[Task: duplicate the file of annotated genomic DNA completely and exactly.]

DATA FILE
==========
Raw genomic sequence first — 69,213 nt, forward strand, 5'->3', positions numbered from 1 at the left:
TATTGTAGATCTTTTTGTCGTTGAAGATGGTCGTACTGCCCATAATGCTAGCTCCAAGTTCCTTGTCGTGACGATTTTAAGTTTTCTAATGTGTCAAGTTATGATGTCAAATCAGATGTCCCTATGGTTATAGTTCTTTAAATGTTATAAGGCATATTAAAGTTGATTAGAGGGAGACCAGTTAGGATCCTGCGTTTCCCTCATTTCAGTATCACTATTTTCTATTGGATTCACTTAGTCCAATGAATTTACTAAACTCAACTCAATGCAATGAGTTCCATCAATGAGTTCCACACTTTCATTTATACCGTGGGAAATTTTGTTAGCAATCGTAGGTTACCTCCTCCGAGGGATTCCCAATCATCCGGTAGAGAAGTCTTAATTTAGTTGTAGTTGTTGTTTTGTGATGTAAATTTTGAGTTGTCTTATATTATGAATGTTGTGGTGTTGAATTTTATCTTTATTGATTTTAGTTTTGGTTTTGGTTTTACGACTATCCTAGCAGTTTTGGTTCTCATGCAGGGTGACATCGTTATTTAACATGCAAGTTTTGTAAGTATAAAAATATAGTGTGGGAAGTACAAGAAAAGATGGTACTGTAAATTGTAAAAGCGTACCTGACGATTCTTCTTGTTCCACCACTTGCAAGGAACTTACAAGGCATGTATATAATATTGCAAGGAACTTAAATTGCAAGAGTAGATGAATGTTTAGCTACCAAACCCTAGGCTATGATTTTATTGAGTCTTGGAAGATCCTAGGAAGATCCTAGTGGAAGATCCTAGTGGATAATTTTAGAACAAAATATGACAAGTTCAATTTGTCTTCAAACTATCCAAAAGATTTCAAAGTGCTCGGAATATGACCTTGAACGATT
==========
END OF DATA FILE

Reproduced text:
Raw genomic sequence first — 69,213 nt, forward strand, 5'->3', positions numbered from 1 at the left:
TATTGTAGATCTTTTTGTCGTTGAAGATGGTCGTACTGCCCATAATGCTAGCTCCAAGTTCCTTGTCGTGACGATTTTAAGTTTTCTAATGTGTCAAGTTATGATGTCAAATCAGATGTCCCTATGGTTATAGTTCTTTAAATGTTATAAGGCATATTAAAGTTGATTAGAGGGAGACCAGTTAGGATCCTGCGTTTCCCTCATTTCAGTATCACTATTTTCTATTGGATTCACTTAGTCCAATGAATTTACTAAACTCAACTCAATGCAATGAGTTCCATCAATGAGTTCCACACTTTCATTTATACCGTGGGAAATTTTGTTAGCAATCGTAGGTTACCTCCTCCGAGGGATTCCCAATCATCCGGTAGAGAAGTCTTAATTTAGTTGTAGTTGTTGTTTTGTGATGTAAATTTTGAGTTGTCTTATATTATGAATGTTGTGGTGTTGAATTTTATCTTTATTGATTTTAGTTTTGGTTTTGGTTTTACGACTATCCTAGCAGTTTTGGTTCTCATGCAGGGTGACATCGTTATTTAACATGCAAGTTTTGTAAGTATAAAAATATAGTGTGGGAAGTACAAGAAAAGATGGTACTGTAAATTGTAAAAGCGTACCTGACGATTCTTCTTGTTCCACCACTTGCAAGGAACTTACAAGGCATGTATATAATATTGCAAGGAACTTAAATTGCAAGAGTAGATGAATGTTTAGCTACCAAACCCTAGGCTATGATTTTATTGAGTCTTGGAAGATCCTAGGAAGATCCTAGTGGAAGATCCTAGTGGATAATTTTAGAACAAAATATGACAAGTTCAATTTGTCTTCAAACTATCCAAAAGATTTCAAAGTGCTCGGAATATGACCTTGAACGATT